Hanging out on Twitter makes for an odd perspective on world events. Like Revolution 2011 World Tour.
There’s an expectation to comment on these major upheavals. And at the same time, an expectation that seeing lunch tweets interspersed with desperate pleas from protesters is meant to make us uncomfortable. It does. (But then, we’re also meant to click on top Tweets from someecards.com, like the one to the left, for our daily snicker.)
But I don’t know how to respond (err, Tweet). I’m not trying to sound callous or uncaring or uninformed. But truthfully, I’m not always perfectly informed—like most people, I have a base of general knowledge, and certain things I focus on, and the rest is picked up as needed, usually in a hurry and usually online. In other words, I knew who Mubarak was, but I hadn’t heard of the Muslim Brotherhood until about a month ago. And unless the Middle East is your area of expertise, you’re probably somewhere in that same boat.
But the obligation remains—to lend your voice in support, having entered, as it were, into the global fray by virtue of a five-minute sign-up process on Twitter.
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I’m just not convinced that my “opinion,” such as it is, really matters in these issues. I mean, yes, I am for freedom. I wish the protesters much success. It is painful to see people living in fear of their governments and it’s uplifting to see those people take to the streets and demands rights we take for granted. I’ll follow the news and discuss events with friends. I’ll send concerned emails to friends who have family in Egypt.
But I find the pressure to provide some form of virtual support to be an exceedingly uncomfortable demand. What exactly am I supposed to do, I keep thinking. I can spread articles and news updates. Some are bound to be untrue, and some are bound to be uninformed opinion (I keep wondering what future historians will say when they compare our in-the-moment tweets with what actually was happening on the ground). Should I call on Mubarak to step down? Maybe I should be tweeting for Gadhafi to stop mowing down his people from the sky? And “Go Tunisia” just sounds trite. This isn’t a pep rally. (Does anyone even Tweet about Tunisia anymore? It’s a bit passé by now, no?)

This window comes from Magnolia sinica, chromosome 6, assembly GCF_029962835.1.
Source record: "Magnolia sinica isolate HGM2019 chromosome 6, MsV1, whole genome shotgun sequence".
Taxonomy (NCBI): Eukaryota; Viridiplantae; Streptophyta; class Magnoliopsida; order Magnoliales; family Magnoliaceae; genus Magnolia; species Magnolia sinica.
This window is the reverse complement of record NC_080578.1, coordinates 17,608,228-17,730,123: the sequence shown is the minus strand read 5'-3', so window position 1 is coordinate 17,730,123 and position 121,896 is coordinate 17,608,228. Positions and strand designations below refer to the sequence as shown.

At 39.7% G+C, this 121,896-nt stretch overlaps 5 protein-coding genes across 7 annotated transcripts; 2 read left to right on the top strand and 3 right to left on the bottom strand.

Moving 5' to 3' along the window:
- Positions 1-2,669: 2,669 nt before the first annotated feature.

Perhaps I should click-click my way into a virtual protest on Facebook, so I can tell my future grandchildren that I was there, from the comfort of PJs and a laptop in bed. There are any number to choose from:
- A Virtual “March of Millions” in Solidarity with Egyptian Protestors (865,126 Attending, but 3,976,405 Awaiting Reply, and, most mysteriously of all, 109,637 Maybe Attending), with this description: “This is an ONLINE event. You do not need to be in Egypt or attend a particular march take part in this event. By clicking ‘I’m attending’ you are simply showing your support for the Egyptian cause online.”
- Virtual Rally for Egypt, Tunisia, Yemen, Jordan, Bahrain, Iran, and Libya
Once I’ve tweeted my support, at what point is it appropriate to go back to my own minor gripes or to talking up a great book I just read? Look through any Twitter feed—every message is lined up the same as the one before and after it. There’s nothing to distinguish the sentiments and little to indicate how long I pondered on Libya before flitting back to a gripe about the TTC. It all becomes a little reductive and meaningless.
I’m not trying to be callous or insensitive. I’m just uneasy about our response, particularly via Twitter, to what’s going on around the world right now.